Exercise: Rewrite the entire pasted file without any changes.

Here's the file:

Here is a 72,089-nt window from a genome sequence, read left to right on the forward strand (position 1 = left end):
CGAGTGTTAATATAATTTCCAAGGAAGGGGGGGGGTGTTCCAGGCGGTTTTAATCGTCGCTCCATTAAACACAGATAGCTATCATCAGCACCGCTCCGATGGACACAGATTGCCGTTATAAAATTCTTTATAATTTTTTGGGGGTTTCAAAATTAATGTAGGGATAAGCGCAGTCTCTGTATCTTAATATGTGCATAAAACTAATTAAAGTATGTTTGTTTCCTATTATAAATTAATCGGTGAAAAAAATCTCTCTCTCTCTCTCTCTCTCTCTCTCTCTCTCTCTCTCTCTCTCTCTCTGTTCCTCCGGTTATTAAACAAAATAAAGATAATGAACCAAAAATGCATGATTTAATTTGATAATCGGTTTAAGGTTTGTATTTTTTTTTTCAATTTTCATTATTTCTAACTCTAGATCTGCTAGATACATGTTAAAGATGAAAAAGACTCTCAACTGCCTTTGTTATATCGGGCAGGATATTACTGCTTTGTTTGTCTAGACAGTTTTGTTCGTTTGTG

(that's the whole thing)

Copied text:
Here is a 72,089-nt window from a genome sequence, read left to right on the forward strand (position 1 = left end):
CGAGTGTTAATATAATTTCCAAGGAAGGGGGGGGGTGTTCCAGGCGGTTTTAATCGTCGCTCCATTAAACACAGATAGCTATCATCAGCACCGCTCCGATGGACACAGATTGCCGTTATAAAATTCTTTATAATTTTTTGGGGGTTTCAAAATTAATGTAGGGATAAGCGCAGTCTCTGTATCTTAATATGTGCATAAAACTAATTAAAGTATGTTTGTTTCCTATTATAAATTAATCGGTGAAAAAAATCTCTCTCTCTCTCTCTCTCTCTCTCTCTCTCTCTCTCTCTCTCTCTCTCTGTTCCTCCGGTTATTAAACAAAATAAAGATAATGAACCAAAAATGCATGATTTAATTTGATAATCGGTTTAAGGTTTGTATTTTTTTTTTCAATTTTCATTATTTCTAACTCTAGATCTGCTAGATACATGTTAAAGATGAAAAAGACTCTCAACTGCCTTTGTTATATCGGGCAGGATATTACTGCTTTGTTTGTCTAGACAGTTTTGTTCGTTTGTG